Dolphins have never been native to Baltimore, but the city has had them anyway for years thanks to the National Aquarium, which acquired its first flippers when it opened in the early 1980s. This week, the institution announced plans to relocate their eight remaining dolphins to a sanctuary by 2020. Here’s a look back at the history of these mammals in Baltimore.
In a recurring series, The Darkroom takes a look back at some of the talented photojournalists who have helped enrich the pages of The Baltimore Sun. One such photographer was Lloyd Pearson.
The National Aquarium in Baltimore is home to eight Atlantic bottlenose dolphins, ranging from 5-year-old Bayley to 41-year-old Nani. Bottlenose dolphins can grow to 6 to 12 feet in length and weigh 400 to 800 pounds. Each dolphin eats 30 to 35 pounds of fish daily. Nani is the heaviest at the aquarium,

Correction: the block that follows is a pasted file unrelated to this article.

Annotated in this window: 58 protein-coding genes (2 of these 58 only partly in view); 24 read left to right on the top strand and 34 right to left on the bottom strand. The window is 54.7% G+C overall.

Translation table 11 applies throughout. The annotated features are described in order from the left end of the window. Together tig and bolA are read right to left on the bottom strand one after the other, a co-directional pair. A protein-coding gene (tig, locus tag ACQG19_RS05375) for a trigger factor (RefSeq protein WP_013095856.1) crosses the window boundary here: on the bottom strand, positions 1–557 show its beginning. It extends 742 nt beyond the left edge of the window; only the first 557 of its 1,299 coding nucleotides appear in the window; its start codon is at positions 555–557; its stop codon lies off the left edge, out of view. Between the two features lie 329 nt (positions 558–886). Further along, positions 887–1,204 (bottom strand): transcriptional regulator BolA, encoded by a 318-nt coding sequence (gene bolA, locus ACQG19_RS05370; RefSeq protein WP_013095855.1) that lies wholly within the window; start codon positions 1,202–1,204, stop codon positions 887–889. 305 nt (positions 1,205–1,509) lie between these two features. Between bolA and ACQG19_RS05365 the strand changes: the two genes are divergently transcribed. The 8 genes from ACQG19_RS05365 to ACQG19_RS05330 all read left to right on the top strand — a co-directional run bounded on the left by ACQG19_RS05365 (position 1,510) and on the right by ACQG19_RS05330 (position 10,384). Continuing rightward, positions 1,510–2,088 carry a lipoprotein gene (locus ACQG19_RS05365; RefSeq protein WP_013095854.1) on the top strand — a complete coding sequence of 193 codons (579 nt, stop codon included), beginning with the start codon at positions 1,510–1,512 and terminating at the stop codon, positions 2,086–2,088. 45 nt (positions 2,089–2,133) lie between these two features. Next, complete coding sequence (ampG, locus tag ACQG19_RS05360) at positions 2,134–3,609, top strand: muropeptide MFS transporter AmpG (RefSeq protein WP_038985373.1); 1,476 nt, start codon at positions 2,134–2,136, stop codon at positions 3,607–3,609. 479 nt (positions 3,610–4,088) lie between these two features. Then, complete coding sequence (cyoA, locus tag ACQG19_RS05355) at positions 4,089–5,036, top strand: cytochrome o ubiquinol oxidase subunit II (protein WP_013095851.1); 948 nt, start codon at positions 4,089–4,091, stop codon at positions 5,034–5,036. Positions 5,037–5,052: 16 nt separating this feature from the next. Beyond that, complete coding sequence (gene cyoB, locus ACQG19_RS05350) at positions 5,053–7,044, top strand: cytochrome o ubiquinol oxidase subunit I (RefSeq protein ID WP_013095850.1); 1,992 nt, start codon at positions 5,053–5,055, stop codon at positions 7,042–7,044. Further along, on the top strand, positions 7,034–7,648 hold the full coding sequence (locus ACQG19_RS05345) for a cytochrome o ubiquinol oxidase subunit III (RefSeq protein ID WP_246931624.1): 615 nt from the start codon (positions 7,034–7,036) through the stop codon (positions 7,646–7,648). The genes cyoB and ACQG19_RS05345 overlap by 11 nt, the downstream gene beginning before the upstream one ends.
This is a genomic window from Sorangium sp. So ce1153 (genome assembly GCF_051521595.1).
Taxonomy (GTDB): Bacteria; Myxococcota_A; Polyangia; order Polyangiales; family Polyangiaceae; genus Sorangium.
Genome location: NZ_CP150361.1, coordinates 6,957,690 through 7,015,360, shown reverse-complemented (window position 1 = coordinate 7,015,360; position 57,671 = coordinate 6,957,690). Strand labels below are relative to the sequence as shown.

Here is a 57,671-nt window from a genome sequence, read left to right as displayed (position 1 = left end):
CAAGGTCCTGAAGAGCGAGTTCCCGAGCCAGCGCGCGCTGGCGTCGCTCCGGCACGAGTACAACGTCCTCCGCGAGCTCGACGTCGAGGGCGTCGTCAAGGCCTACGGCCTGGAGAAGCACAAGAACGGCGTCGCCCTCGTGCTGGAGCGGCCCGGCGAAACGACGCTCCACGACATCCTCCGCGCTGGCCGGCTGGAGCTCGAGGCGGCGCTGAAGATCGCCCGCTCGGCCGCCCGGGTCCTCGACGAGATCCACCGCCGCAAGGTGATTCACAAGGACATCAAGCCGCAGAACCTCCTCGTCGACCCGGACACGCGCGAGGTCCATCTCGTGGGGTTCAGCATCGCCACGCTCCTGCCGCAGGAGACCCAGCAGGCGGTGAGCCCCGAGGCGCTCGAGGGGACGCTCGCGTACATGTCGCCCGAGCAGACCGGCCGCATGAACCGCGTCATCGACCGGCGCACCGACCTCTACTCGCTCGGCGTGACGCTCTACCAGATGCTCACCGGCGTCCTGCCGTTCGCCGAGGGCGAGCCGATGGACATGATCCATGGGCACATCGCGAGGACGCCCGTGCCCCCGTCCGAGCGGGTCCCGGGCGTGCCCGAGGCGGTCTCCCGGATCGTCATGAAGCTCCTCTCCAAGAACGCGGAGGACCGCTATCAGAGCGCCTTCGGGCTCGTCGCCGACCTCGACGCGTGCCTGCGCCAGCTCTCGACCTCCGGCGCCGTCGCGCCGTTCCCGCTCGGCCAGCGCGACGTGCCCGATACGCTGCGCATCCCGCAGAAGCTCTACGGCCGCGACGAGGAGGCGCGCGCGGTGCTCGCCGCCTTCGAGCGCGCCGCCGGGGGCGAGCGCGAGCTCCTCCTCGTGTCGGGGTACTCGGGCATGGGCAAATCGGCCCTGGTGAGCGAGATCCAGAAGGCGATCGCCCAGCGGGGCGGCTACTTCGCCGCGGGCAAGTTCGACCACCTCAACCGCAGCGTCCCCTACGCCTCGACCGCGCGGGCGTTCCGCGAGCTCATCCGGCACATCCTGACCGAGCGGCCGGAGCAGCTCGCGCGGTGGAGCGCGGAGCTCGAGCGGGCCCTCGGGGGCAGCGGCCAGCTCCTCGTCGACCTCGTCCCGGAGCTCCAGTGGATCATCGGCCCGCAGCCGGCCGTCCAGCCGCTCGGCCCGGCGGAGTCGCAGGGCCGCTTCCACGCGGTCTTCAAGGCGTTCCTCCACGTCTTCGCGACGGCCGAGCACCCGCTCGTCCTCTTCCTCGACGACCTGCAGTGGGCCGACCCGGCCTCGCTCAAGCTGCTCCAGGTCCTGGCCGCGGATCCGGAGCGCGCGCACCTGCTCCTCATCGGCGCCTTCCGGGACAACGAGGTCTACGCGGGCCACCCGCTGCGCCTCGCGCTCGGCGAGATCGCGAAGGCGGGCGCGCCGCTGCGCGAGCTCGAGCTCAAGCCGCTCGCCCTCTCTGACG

weighing in at 530 pounds.
Sun videographer Kevin Richardson takes us behind the scenes at the new Blacktip exhibit at the National Aquarium.
Double Exposure: Mermaid, who posed with Mayor Schaefer for iconic 1981 photo, shares her tale three decades later
It was quite the gig at the National Aquarium. A skin-tight, sequined mermaid costume with a 15-foot train. A team of frogmen carried her across a makeshift pond and placed her on a rock. Cameras clicked and flashed. Three seals paid a visit followed by then Baltimore Mayor William Donald Schaefer in an old-fashion swimsuit.
Deborah Lee Walker, who posed with Schaefer for the iconic 1981 photo, shares her tale three decades later: “I had no idea it was going to be as big a deal as it was. But it turned out to be the most fun I ever had on a job.”
Sun photographer Algerina Perna shares her fascination for jellyfish — otherworldly creatures, she says — that have intrigued her ever since childhood.